The Southbank Centre’s Royal Festival Hall will host an April Fool’s Day Concert presenting a delightful blend of music and comedy in which comedian Rainer Hersch along with Alastair McGowan and pianist Marc-Andre Hamelin will perform. The Ukulele Orchestra of Great Britain and a full symphony orchestra will provide the music of this gala comedy concert. Several such concerts have been hosted by Rainer since he became a classical musician who also performs comedy. All these concerts were for the benefit of Comic Relief. Presently, a comedy version of Glinka’s ‘Overture to Ruslam and Ludmila” will be performed in aid of The Musician Benevolent Fund. This performance will be another version of Britten’s ‘Young Person’s Guide to the Ukulele Orchestra’ by the Ukulele Orchestra of Great Britain, and ‘The Cat Concerto’ – or Liszt’s Hungarian Rhapsody No. 2 – performed by ‘Tom and Jerry’ live on stage. These performances will display classical music at its best, but in a comic form.
As part of the National Theatre’s 50th anniversary season, ‘Othello’, one of the most popular dramas of Shakespeare, will be staged at the National Theatre this spring. The demanding role of Othello will be performed by Adrian Lester, who is known for starring in BBC’s ‘Hustle’. Rory Kinnear, who was the winner of best actor in the Evening Standard’s drama awards after his 2010 portrayal of Hamlet, will play the role of the jealous and conniving Iago. The Shakespeare drama, which will be directed by Nicholas Hytner, will be performed as part of the 50th anniversary season of National Theatre.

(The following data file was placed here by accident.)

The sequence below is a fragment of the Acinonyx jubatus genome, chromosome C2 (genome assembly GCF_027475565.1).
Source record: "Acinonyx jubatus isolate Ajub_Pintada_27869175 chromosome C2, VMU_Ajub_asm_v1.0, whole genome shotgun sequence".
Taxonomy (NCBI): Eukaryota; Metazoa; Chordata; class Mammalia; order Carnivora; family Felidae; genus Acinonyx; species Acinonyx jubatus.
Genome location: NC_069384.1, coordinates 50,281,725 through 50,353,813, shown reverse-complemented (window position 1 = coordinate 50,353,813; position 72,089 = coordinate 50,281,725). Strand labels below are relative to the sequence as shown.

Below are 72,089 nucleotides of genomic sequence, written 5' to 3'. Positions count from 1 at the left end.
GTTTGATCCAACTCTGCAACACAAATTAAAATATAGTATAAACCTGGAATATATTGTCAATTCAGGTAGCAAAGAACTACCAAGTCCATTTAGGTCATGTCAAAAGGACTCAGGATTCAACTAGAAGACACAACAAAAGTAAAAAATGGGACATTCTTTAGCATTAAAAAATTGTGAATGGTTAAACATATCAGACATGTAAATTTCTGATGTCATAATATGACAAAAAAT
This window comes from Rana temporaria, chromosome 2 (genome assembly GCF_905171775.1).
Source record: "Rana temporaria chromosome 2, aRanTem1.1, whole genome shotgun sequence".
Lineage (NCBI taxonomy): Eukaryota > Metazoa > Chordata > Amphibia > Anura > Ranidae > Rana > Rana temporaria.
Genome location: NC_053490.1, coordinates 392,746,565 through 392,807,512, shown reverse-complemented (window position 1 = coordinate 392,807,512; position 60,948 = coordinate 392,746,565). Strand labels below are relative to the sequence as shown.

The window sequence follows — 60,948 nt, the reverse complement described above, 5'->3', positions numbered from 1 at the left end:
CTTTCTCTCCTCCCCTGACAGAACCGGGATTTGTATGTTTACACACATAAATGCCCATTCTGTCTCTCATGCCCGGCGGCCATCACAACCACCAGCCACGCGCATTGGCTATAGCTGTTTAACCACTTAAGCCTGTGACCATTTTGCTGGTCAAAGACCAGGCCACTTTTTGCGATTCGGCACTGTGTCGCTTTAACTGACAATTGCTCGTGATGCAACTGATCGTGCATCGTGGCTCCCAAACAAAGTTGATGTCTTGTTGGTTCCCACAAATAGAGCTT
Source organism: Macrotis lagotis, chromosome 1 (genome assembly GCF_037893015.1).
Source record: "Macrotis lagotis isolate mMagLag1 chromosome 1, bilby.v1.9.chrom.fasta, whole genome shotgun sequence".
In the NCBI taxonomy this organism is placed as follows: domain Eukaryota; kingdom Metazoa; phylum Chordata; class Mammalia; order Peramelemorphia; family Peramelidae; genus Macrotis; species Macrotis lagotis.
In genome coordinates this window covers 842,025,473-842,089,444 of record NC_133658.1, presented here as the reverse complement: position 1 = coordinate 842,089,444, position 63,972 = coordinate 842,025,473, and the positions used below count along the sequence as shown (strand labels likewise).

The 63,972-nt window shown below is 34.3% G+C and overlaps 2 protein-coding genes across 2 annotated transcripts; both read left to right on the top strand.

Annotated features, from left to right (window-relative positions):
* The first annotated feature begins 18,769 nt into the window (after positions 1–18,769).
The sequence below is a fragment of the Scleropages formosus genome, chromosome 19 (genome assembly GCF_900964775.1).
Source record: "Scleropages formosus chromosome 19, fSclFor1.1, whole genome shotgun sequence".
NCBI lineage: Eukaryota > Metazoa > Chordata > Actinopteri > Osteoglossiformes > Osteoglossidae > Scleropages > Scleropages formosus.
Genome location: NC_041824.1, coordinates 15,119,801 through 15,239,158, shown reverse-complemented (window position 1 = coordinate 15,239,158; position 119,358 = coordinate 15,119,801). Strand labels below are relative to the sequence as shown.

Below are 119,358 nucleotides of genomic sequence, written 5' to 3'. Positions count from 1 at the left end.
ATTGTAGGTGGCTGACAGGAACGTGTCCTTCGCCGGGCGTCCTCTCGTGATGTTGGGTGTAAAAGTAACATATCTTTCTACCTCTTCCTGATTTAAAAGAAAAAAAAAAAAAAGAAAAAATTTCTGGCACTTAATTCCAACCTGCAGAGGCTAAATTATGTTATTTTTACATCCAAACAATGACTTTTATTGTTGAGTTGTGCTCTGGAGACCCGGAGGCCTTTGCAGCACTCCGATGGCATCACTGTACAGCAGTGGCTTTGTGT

My Perfect Mind
In the moving yet comical production of ‘My Perfect Mind’, which will be directed by Kathryn Hunter and performed by Edward Petherbridge and Paul Hunter, a comical exploration of the resilience of the human mind will be made. The lead actor Edward Petherbridge, who was once cast as King Lear, had started working on his rehearsals. Unfortunately he suffered a stroke on the second day of rehearsals, which has left him barely able to move. While he was struggling to recover, he found that the entire role of Lear still existed verbatim in his mind. The strange twist of fate became evident when the actor who had performed as one of Shakespeare’s most revered roles became helpless lying in a hospital bed, something that he could never have imagined or foreseen.